We also lost a favorite restaurant on Queen Street, Prague Deli, who had renovated it into an even more welcoming spot, a perfect refuge on a bitterly cold winter’s afternoon. Gone.

Toronto also recently lost the 65-year nightclub, the El Mocambo, where the Rolling Stones once played.

I often go back to my high school, Leaside High School, to talk to the students about what it’s like to make a living as a writer. It’s very odd, but also oddly comforting, to walk those terrazo-ed hallways once more. It looks exactly the same!

Every city, especially when there are millions or billions to be made flipping and developing commercial real estate, loses bits of its past, and we stand by helplessly mourning all those lost memories.

One of my favorite Manhattan cafes, Cafe Angelique on Grove Street in the West Village, disappeared overnight in the fall of 2014 when the landlord demanded $45,000/month in rent — for 1,000 square feet. My lasting memory of it now was a lunch I had there with a fellow journalist I’d long admired and listened to on American Public Media’s business show, Marketplace.

Now its gutted space is one more about-to-be-gentrified spot filled with a mega-brand.

Soul?

Fuhgeddaboudit!

One of the most poignant of these moments happened for me early in my courtship by Jose, my husband, who grew up in Sante Fe, New Mexico. His father was the pastor of a small Baptist church and they lived in church housing — all of which was torn down and replaced by the Georgia O’Keefe Museum.

So we stood admiring one of her legendary paintings as Jose said, wistfully, “This used to be my bedroom.”

All that’s left of his childhood home is a small courtyard with an apricot tree, whose fruit his mother used to make into jam.

Is there a place like this from your past you (still) miss?

Still there, since 1927, the Monte Vista Hotel in Flagstaff, Arizona
Still there, since 1927, the Monte Vista Hotel in Flagstaff, Arizona

Backstory: How I got my Ubisoft profile for The New York Times

By Caitlin Kelly

Many of Broadside’s readers are journalists or student journalists, so occasionally I explain the backstory of how one of my major features comes to be. (With tips!)

English: The New York Times building in New Yo...
English: The New York Times building in New York, NY across from the Port Authority. (Photo credit: Wikipedia)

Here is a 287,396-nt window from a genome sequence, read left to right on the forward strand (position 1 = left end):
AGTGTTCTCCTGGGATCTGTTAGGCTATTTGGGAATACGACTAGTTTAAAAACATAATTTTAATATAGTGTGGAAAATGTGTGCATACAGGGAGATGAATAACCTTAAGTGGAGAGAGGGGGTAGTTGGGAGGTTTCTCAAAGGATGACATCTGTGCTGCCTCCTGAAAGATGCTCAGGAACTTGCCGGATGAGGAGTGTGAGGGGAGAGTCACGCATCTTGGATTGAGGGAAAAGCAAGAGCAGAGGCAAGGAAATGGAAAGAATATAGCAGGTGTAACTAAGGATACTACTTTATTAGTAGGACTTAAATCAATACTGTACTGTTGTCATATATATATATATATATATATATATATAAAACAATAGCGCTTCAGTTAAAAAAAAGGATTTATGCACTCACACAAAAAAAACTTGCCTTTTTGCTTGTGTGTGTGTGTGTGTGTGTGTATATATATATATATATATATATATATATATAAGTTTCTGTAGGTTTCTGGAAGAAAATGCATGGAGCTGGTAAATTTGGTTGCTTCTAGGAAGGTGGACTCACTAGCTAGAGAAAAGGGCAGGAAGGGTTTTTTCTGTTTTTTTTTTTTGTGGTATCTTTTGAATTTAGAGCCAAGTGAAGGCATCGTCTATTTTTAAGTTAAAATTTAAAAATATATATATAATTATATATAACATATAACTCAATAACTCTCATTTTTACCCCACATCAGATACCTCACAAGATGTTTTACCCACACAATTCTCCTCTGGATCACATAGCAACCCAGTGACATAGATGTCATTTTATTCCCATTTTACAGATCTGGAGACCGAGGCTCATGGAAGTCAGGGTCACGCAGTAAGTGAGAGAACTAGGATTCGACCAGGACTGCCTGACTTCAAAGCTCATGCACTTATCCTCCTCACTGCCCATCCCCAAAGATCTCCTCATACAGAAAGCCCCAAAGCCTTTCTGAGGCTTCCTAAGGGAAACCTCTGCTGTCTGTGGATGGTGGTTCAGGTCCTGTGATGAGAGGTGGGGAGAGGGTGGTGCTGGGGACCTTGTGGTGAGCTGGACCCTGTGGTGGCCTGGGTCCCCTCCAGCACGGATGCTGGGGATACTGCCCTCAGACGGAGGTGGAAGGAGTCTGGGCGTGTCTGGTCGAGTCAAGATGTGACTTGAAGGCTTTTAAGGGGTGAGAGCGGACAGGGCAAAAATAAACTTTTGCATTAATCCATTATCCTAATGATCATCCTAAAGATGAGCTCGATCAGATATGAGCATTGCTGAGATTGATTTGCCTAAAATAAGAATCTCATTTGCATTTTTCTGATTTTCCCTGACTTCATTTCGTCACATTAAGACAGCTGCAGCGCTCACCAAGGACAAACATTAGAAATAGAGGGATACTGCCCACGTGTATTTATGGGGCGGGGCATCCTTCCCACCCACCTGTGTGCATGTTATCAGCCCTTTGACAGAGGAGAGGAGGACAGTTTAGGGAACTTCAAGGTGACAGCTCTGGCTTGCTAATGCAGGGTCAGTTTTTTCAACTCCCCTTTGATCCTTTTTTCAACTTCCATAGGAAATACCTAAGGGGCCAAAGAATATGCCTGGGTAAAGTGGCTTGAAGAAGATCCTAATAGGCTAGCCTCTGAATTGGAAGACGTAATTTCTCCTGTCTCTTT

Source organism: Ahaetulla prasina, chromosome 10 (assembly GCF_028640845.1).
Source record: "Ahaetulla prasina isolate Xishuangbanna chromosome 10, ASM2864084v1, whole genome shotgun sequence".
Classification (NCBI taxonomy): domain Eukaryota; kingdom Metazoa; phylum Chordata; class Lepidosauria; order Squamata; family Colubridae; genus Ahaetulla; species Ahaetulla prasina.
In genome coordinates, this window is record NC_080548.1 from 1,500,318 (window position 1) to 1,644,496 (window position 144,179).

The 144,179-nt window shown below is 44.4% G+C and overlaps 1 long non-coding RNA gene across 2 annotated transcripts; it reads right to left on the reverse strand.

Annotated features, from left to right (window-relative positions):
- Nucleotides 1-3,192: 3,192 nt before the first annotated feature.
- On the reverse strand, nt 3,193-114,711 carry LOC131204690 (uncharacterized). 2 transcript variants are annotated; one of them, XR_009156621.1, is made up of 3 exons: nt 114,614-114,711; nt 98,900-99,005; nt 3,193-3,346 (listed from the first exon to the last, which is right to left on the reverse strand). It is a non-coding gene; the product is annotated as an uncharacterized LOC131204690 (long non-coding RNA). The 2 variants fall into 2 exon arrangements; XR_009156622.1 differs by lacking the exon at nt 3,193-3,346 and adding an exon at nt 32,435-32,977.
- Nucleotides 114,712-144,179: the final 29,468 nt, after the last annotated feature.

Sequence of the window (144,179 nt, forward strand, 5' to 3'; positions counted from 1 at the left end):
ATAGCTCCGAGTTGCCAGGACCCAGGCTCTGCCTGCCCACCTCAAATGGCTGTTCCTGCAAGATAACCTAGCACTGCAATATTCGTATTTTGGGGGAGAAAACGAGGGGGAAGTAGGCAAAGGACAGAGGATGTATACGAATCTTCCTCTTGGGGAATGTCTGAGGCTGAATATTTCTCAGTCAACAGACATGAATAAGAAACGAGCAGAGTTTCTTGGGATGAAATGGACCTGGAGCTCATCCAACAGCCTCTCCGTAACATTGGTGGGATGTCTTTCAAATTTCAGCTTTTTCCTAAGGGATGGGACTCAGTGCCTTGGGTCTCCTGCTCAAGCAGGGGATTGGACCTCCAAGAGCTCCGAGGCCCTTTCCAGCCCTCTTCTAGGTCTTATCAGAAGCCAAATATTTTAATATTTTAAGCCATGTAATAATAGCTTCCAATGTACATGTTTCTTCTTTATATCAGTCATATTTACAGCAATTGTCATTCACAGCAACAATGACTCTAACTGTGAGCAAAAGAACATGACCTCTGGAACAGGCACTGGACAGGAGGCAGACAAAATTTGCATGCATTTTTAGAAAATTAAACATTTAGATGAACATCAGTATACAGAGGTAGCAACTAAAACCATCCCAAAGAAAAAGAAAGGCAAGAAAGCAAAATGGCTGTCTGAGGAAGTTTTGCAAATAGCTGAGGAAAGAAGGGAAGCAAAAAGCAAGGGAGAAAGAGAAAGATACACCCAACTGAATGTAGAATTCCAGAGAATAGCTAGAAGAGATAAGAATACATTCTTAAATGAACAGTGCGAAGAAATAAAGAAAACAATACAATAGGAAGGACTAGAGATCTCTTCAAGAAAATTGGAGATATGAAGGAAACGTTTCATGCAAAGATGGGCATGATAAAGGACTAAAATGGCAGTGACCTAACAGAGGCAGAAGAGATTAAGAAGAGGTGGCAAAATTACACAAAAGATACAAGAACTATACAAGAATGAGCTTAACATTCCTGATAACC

Here’s the story, which ran April 27 in The New York Times.

Here’s the lede:

When Tchae Measroch leaves work, his hands usually bear a fresh cut or bruise. He works, often on his knees, in a small room crowded with an odd mix of items: a dried-grass hula skirt, a car door, baseball bats, swords and knives of varying length, a camouflage net typically used to disguise military equipment from enemy eyes.

Mr. Measroch, a lively 36-year-old sound-effects artist, spends his days figuring out how to make noises he’s never heard — like that of an 18th-century musket being loaded or the thump of someone’s skull hitting the deck of a warship. A selection of wooden flooring samples also helps him create the sounds of each character’s footfalls, no matter in what location, or century, they appear. “A big part of the job is footsteps,” he explains.

I came up with this idea many months ago and pitched it to my editor at the Sunday business section, who had already bought four previous stories from me, so I felt confident he’d be ready for more. (Tip: Repeat business from someone who knows and likes your work is the best!)

I know the Times doesn’t do much on Canada, where I grew up, and not much on business there (Tip: Look for something unusual, less covered by your outlet.)

I knew this story had a number of really interesting elements: it’s based in Montreal, uses a huge, multinational workforce and is based in France. I wanted to focus on a sort of story, and industry that gets relatively very little coverage in the mainstream press.

I had never played a video game in my life! (Tip: Don’t be scared to venture into a subject you know nothing about. You will be sure to ask a lot of questions that an expert overlooks, but which your readers might wonder as well.)

Ubisoft Stage at Press Conference E3 09
Ubisoft Stage at Press Conference E3 09 (Photo credit: Colony of Gamers)